He has achieved success who has lived well, laughed often, and loved much: who has enjoyed the trust of pure women, the respect of intelligent men and the love of little children; who has filled his niche and accomplished his task; who has left the world better than he found it whether by an improved poppy, a perfect poem or a rescued soul; who has never lacked appreciation of Earth’s beauty or failed to express it; who has always looked for the best in others and given them the best he had; whose life was an inspiration; whose memory a benediction. – Bessie Anderson Stanley
My daughter asked me when I arrived home, “mommy was it sad”? I responded that Ann’s memorial was a celebration of a life well lived. The loss of Ann is sad because of the crater left by her kindness and contribution to countless causes. She definitely made the world a better place…
My husband and I ventured out on a stormy Monday to fly to New York to a Memorial Service for Ann Ruckert, who passed away last October. It seemed against all odds that we would make it out of the Toronto Island airport when we could hardly get out of our laneway. Once we got to the airport you could just feel an incredible force of purpose for us to get there. Even on the Newark end, which was stormy, everything went incredibly smoothly. It was meant to be that we be at the memorial.
Ann was my friend and music coach. She is one of those people you meet for the first time and never forget her impact. She focused on you, heard you and then helped however she could. Her memorial was at the modern St. Peter’s Church on Lexington and 54th. The church was full of friends, students, musicians and industry.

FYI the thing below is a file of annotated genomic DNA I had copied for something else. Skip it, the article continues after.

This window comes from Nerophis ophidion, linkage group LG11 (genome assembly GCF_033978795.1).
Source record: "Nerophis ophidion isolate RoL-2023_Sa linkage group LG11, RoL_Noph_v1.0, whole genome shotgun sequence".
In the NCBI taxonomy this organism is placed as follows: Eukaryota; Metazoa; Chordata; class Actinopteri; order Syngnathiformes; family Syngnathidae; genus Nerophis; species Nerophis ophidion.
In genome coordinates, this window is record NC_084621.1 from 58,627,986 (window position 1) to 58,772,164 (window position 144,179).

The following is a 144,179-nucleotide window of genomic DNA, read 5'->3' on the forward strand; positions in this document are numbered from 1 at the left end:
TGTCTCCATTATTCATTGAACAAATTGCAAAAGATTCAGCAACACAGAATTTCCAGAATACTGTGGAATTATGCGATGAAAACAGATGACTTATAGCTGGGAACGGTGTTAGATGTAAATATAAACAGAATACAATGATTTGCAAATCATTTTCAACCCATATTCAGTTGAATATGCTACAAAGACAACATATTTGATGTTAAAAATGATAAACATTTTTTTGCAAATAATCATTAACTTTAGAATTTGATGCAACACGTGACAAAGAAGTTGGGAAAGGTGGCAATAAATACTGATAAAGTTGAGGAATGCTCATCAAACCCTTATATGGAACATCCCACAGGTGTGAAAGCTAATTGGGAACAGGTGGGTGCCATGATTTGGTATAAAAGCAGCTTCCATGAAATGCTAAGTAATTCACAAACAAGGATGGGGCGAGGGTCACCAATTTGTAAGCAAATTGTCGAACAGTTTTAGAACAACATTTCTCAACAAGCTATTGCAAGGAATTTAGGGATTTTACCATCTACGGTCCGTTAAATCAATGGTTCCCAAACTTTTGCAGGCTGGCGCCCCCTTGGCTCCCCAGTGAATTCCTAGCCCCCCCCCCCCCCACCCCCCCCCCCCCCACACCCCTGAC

Ann was a top jingle and studio singer and in the 70s, a backup singer for T. Tex and the Strabs. She also sang backups for Aretha Franklin and the Plasmatics. She was a music coordinator and founded the 13 Stories Record Label. Later she became an educator and activist for the music industry. She helped spearhead Grammy in the Schools and was a trustee of the Recording Academy. She served on the board of Jazzmobile and with the Songwriters Guild of America, founded ProShop. She worked on the board of World Hunger Year and helped establish the Jazz Foundation of America.
The service began with an overture and bass solo by the famous Ron Carter. You could hear his heart pouring out in his song. Ann always said he would play at her funeral. It was a delight to hear George Coleman (sax) play again, Mickey Bass on bass, Louis Hayes on drums, Mike Longo on piano, Jimmy Owens on trumpet and Bill Wurtzel on guitar. Ann’s “Ruckert Choir” (her students) sang “Until I see you again” with her student Regi Ransdell leading.
Tom Chapin (Harry’s brother) and Jon Cobert sang “Circle”. Suzanne Vega then sang “Horizon”. and Genie “Pepper” Swinson sang “Here’s to Life” a song that Shirley Horn made famous. George Wurzback sang a super funny song we all remember from Ann’s music series at the Red Lion… Jimmy Owens ended the evening with a wonderful trumpet solo. Roberta Flack left Ann a message that summarized her kindness and the light that Ann brought to Roberta’s life.
Before the memorial, I stopped to see my former producer Steve Addabbo at Shelter Island Sound. I got to see his studio (not the one I recorded in). It has a grand piano!!! Steve is a talented producer of many great artists (Suzanne Vega, Paula Cole, Shawn Colvin) and now he is about to launch his first solo record. I am so excited for him. I can’t wait to hear it! Check out www.shelterislandsound.com.
At the memorial I was able to catch up with some of my friends from when I studied with Ann — Brian Muni, Brendan Davies, Lisa Lost, Barrett Zin, Kristen Thien, Michael Castaldo. The icing on the cake, was I even got to see Tony Conniff – another awesome songwriting teacher, artist and producer! What a trip…